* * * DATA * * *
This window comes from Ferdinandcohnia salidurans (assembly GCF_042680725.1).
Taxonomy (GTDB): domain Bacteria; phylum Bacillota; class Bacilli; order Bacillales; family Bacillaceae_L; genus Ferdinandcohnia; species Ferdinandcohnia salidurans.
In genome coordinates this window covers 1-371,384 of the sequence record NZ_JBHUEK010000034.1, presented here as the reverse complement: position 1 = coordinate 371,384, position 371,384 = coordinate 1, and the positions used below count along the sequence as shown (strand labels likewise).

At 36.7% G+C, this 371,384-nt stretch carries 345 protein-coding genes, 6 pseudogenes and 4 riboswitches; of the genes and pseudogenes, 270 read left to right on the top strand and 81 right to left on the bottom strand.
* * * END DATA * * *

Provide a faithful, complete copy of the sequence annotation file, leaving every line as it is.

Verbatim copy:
This window comes from Ferdinandcohnia salidurans (assembly GCF_042680725.1).
Taxonomy (GTDB): domain Bacteria; phylum Bacillota; class Bacilli; order Bacillales; family Bacillaceae_L; genus Ferdinandcohnia; species Ferdinandcohnia salidurans.
In genome coordinates this window covers 1-371,384 of the sequence record NZ_JBHUEK010000034.1, presented here as the reverse complement: position 1 = coordinate 371,384, position 371,384 = coordinate 1, and the positions used below count along the sequence as shown (strand labels likewise).

At 36.7% G+C, this 371,384-nt stretch carries 345 protein-coding genes, 6 pseudogenes and 4 riboswitches; of the genes and pseudogenes, 270 read left to right on the top strand and 81 right to left on the bottom strand.